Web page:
How To Step Parent With A Difficult Biological Parent

The difficulty in step parenting is not always the children but it can be the biological parent with an inability to move on with their own life.

The difficulty in step parenting is not always the children, far from it, but it can be the biological parent with an inability to move on with their own life.
Hats off to the parents, step and biological who can converse and share a cup of coffee together in a civil manner. Especially those who even manage to include new partners. Yes, apparently you do exist, but you are as rare as unicorn poo! 
This ability shows all-roundedness, a true reflection of putting the children first, no difficult choices for them to make therefore putting no emotional strain on the children. 
Your ability to show an adjustment to your situation will only reflect well on the children. Good role models are essential and for them to see how relationships in your ‘modern family unit’ can actually work. 
To those hiding behind, ‘I am putting the needs of the children first ‘ in most cases simply are not. Unless there is abuse or manipulation then there is no justified reason to prevent a child from seeing their parent, especially when the child(ren) asks to. You have no viable reasons to say no, do you? 
Sadly some manipulate the situation so much it can cause so much strain on the other parent and therefore the children that the other parent gives up. Not out of selfish reasons but for the sake of the children. 
Don’t get me wrong, divorce is hard, with or without children. But for some, there seems to be the constant need to try and ‘get back at’ their ex. A satisfaction in trying to cause upset and stress or in some cases it is jealousy. Jealousy because they can’t bear to see their exes moving on without them, with someone else, or simply jealousy of the relationship the child(ren) has with that parent. An even bigger issue for these people will be an introduction of a new partner with whom the child(ren) bond and form a relationship (more on that in another blog).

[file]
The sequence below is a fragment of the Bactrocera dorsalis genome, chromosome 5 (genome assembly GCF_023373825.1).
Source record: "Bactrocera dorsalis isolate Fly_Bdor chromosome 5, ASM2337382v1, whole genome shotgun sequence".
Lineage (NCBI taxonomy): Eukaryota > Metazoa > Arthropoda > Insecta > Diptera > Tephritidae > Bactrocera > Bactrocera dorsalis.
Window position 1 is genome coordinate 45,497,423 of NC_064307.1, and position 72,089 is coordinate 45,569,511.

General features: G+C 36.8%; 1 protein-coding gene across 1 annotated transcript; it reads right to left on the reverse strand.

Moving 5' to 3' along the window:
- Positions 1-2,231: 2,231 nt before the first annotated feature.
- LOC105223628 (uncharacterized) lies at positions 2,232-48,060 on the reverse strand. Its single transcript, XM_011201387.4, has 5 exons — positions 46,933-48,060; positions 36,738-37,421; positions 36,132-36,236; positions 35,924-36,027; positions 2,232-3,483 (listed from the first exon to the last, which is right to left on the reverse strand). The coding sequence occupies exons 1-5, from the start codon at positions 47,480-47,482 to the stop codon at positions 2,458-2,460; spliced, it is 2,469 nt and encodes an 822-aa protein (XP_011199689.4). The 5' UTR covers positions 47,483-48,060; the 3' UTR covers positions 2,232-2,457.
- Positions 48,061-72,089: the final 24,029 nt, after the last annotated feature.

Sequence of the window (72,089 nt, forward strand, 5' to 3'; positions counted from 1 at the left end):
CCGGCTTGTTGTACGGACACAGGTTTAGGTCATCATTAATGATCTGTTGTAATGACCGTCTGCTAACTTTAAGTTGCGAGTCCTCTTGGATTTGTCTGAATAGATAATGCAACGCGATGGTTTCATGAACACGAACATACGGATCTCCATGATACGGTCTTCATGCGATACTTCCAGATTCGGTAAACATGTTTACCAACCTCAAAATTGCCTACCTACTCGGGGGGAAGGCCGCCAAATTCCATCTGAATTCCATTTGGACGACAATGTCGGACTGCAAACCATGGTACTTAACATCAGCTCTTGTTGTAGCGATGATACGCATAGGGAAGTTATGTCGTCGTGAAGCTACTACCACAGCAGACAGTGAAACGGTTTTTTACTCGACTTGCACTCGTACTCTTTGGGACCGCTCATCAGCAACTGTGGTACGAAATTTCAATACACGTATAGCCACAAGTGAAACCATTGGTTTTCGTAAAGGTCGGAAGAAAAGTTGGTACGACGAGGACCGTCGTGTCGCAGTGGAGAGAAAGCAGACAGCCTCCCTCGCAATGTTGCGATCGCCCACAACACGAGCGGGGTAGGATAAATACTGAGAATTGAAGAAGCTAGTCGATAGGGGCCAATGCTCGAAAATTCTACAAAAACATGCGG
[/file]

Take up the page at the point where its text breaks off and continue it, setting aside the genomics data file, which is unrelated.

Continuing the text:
If the other parent does give up it has been in order to avoid any upset / stress for the child(ren) involved. You can only truly feel sad for those who do this, as in the long run, the children are the ones who will miss out. And no doubt as they age and mature will realise what they have lost out on. Will it be too late for them to rebuild the lost relationship with the parent they didn’t see? One can only hope not.
I recently read an article about not allowing your child to see their other parent and how it is a form of abuse. Manipulating children by distorting the facts in so they do not want to see a parent and as a result, lose contact with a parent is also a form of abuse. Only time, strength and maturity will help those children in such situations.
Written by Kathryn Maile. Originally from Ireland, Kathryn moved to London over 20 years ago and worked in the Finance Industry in the City. She became a Stepmum in 2006 to three lovely children and became a mum to a wonderful son in 2012. The children adore each other which is just wonderful to see and experience. Read more on

Kathryn Maile

Kathryn Maile is stepmum to three children and mum to one of her own. She will happily share more 'food for thought' on step-parenting and the challenges faced throughout in her blog.

Read more by Kathryn
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